"Who just said that," Elijah's shocked brain thought. Surely an arrogant, self-centered jerk like John Mark Roche didn't just apologize to him. Maybe this was some kinda psych game? A joke? Totally confused, he prepared for what was sure to be the punch line.
"I've been a jerk and I see that now."
Elijah stared at Mark with his jaw dropped. "Where's the cruel joke, the meanness? How am I supposed to tell him off if he's apologizing?" The rush of adrenaline that had so quickly built up was suddenly gone.
"Uhh, it's O.K.," Elijah heard someone, whom he could only assume was himself, say.
"But wait a minute," Elijah thought. Was it O.K.? What was happening? What made this bully, who had been giving him such a hard time, suddenly say he's sorry?
"Yesterday after Miss Freed broke us up she took me back to her class," Mark told him. "She knows my family from church and I thought for sure she was calling my mom. Instead she stopped outside in the hallway and just looked at me for a minute. You know, the silent treatment. Then she finally said, 'Mark, I know your family is strong in the church, how about you?'"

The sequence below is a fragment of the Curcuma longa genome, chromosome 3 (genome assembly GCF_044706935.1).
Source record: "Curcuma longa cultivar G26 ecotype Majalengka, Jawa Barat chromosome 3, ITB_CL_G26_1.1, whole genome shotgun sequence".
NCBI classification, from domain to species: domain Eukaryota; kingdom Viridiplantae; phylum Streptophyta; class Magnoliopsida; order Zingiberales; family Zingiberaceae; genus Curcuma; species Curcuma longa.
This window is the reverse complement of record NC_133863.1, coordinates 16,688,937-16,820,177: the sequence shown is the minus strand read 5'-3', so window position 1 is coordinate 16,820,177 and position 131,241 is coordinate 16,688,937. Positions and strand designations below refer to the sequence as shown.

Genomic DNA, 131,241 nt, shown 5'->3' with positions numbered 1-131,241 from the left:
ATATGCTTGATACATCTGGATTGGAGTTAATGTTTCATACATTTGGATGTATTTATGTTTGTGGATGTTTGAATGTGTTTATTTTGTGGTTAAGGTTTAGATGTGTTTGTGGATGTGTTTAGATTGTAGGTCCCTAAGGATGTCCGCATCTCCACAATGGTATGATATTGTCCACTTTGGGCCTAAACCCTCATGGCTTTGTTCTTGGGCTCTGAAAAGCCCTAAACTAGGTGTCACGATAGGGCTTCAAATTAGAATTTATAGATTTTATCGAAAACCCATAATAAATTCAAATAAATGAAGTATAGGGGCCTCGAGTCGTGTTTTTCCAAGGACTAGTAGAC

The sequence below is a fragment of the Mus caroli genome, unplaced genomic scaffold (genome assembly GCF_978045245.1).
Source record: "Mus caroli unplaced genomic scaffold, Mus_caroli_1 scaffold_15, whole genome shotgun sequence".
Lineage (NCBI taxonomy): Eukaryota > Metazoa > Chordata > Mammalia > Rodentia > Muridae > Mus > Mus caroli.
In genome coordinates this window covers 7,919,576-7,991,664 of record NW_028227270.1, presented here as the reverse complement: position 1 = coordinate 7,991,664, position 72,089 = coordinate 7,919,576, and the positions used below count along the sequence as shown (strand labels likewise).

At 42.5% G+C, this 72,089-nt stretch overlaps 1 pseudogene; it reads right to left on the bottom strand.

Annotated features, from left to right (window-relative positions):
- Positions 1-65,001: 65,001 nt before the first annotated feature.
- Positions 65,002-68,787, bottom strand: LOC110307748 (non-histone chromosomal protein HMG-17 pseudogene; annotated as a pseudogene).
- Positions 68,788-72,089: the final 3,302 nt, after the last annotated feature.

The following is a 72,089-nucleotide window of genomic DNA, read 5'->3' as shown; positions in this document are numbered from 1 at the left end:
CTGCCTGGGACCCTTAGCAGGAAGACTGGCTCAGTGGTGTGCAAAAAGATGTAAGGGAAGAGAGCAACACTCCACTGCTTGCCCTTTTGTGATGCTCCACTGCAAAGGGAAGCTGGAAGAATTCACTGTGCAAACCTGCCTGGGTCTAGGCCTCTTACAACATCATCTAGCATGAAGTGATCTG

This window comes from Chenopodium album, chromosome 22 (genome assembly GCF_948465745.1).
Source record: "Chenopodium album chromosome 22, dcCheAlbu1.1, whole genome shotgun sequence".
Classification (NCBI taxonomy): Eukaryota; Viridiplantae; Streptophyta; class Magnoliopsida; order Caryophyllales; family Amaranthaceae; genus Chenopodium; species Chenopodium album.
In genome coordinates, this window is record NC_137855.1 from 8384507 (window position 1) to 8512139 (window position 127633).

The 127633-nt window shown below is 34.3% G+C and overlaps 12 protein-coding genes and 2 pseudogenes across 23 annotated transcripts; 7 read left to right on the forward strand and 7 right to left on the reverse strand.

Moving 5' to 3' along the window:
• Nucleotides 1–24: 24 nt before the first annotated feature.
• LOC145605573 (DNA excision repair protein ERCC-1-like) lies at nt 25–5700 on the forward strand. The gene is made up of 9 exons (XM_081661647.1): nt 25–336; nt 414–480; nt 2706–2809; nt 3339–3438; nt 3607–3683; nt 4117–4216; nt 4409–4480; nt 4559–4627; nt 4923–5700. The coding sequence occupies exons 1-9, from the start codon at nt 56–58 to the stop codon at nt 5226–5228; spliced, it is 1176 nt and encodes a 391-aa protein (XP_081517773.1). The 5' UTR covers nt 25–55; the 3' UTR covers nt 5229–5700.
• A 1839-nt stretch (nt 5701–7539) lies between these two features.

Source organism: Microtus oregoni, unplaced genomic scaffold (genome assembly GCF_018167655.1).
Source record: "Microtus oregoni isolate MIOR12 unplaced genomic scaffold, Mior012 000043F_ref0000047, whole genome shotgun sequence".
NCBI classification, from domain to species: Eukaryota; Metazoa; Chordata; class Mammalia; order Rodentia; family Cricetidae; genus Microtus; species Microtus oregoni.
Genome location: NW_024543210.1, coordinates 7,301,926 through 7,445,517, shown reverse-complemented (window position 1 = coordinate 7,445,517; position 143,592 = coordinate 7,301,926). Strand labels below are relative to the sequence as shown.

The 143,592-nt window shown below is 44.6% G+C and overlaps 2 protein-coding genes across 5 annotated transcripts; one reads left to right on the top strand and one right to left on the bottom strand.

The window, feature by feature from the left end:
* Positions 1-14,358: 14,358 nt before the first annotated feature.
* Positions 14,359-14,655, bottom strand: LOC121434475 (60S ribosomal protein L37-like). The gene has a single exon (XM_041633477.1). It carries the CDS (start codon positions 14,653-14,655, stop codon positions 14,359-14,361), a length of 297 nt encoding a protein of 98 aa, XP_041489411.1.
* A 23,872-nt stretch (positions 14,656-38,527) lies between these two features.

"'I guess so', I answered. I had to run it through in my mind real quick. I've mostly gone to church because my family went, but no one had ever really challenged me about it before then. Just that quick it hit me. 'Yes' I told her. It just felt right saying it. For the first time in my life, I said it and really believed it inside."
"She asked if I saw myself being active in the church ten years from now. Again I had to say, 'Yes!'"
Mark looked at himself in the mirror over Elijah's shoulder. "Then she blind sided me. 'Ten years from now, when you tell your kids about the time when the Lord first sent the visions, how are you going to look back at the way you've been acting?'
"It was like getting tackled from behind. I was so caught up with being Mark Roche, Mr. Popular, that I wasn't even thinking about what was going on." Mark looked back to Elijah. "Miss Freed told me I needed to change my attitude, that you needed all the help you could get to bring people to Christ, and if I truly believed, maybe Heavenly Father could use me, too. I was off my game all day, couldn't focus on anything. I wanted to say something to you at lunch, but after the way I'd acted I didn't know what to say."
"When I got home I went straight to my room. I needed to apologize to you and even more I needed to apologize to Heavenly Father. For the first time in years, I knelt down and started to pray. Praying helped, but I felt like I needed something more. My scriptures were beside my bed. I picked them up and thought I'd just read the first thing that fell opened.
"It was second Timothy 4:11. I'd highlighted it at some point so my eyes fell straight to it. It says, 'Take Mark and bring him with thee; for he is profitable to me for the ministry.' My dad wanted each of us kids to have a name from someone that had an "uplifting" role in the scriptures. Turns out that the scripture is about John Mark, the guy I was named after."